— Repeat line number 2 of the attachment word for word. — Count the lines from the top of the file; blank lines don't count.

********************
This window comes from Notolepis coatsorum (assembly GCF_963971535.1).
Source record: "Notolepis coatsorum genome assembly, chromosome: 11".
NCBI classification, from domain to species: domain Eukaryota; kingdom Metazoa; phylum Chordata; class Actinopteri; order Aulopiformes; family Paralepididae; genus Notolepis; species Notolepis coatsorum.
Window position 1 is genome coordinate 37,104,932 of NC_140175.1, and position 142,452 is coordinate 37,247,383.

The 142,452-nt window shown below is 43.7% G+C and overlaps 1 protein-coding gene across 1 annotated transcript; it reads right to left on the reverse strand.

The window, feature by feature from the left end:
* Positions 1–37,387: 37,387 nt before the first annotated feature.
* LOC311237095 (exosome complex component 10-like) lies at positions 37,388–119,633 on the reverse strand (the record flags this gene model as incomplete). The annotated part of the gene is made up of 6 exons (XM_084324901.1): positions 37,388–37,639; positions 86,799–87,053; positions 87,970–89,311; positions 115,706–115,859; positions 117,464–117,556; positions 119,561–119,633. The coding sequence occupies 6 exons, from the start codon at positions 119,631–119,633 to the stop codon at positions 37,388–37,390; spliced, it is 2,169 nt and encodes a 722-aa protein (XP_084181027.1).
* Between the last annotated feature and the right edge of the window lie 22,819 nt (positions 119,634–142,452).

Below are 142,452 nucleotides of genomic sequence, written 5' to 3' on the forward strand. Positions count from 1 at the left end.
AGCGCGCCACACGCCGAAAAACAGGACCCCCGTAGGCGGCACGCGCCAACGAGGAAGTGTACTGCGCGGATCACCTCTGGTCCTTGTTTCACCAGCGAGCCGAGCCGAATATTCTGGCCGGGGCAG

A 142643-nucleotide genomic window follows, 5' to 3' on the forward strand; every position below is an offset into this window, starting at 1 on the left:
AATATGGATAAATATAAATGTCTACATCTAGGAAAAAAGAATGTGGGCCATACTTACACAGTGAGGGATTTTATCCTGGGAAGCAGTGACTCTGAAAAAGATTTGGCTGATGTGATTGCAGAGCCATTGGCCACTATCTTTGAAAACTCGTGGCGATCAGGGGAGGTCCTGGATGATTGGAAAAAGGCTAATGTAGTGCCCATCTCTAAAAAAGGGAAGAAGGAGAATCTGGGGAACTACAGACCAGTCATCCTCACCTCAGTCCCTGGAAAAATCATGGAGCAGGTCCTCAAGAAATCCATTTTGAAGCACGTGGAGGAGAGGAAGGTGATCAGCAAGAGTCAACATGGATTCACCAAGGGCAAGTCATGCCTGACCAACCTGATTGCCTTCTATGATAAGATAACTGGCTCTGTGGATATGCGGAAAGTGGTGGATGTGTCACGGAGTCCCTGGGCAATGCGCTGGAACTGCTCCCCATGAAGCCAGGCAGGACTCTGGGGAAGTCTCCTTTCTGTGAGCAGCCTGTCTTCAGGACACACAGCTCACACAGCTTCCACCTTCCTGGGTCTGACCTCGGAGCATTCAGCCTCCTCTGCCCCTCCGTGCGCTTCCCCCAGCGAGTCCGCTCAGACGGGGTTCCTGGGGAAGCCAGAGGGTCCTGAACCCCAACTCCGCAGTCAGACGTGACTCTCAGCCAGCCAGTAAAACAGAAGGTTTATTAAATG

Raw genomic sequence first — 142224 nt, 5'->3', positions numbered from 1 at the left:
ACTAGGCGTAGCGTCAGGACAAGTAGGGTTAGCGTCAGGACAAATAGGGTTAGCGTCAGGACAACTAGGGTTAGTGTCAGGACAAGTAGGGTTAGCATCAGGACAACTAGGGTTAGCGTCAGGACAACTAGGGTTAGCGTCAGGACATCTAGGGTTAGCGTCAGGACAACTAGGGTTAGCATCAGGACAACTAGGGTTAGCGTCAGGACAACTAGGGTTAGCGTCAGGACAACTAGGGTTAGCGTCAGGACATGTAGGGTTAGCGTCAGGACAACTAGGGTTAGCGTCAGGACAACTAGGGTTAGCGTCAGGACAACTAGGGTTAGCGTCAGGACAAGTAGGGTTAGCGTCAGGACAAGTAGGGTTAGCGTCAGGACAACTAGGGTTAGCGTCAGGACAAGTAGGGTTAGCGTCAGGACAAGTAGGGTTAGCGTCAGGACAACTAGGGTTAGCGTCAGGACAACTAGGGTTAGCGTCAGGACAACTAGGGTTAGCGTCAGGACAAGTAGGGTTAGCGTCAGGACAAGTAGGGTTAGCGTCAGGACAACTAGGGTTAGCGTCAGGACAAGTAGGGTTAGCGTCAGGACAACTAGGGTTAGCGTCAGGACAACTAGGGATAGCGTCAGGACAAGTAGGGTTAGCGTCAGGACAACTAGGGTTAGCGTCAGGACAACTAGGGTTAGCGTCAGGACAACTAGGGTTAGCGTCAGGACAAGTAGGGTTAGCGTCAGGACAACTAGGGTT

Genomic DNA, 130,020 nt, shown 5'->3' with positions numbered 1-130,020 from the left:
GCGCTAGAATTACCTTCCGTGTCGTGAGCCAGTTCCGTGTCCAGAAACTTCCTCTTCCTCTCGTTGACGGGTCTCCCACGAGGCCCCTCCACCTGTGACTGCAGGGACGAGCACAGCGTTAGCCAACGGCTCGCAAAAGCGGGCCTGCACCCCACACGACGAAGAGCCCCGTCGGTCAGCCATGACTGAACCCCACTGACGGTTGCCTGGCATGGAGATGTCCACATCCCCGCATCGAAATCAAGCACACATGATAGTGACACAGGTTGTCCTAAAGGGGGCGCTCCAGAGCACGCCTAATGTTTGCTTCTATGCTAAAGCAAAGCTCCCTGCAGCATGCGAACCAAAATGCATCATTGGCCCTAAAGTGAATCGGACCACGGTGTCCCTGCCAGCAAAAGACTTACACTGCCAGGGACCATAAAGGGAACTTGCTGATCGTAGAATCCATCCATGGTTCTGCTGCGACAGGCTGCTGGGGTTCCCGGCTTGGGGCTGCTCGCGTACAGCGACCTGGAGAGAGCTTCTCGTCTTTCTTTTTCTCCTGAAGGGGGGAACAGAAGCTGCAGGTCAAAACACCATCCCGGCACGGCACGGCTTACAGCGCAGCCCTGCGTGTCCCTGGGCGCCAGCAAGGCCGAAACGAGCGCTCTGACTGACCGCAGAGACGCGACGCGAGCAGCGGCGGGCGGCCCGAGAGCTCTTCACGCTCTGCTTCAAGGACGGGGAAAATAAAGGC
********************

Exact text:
Source record: "Notolepis coatsorum genome assembly, chromosome: 11".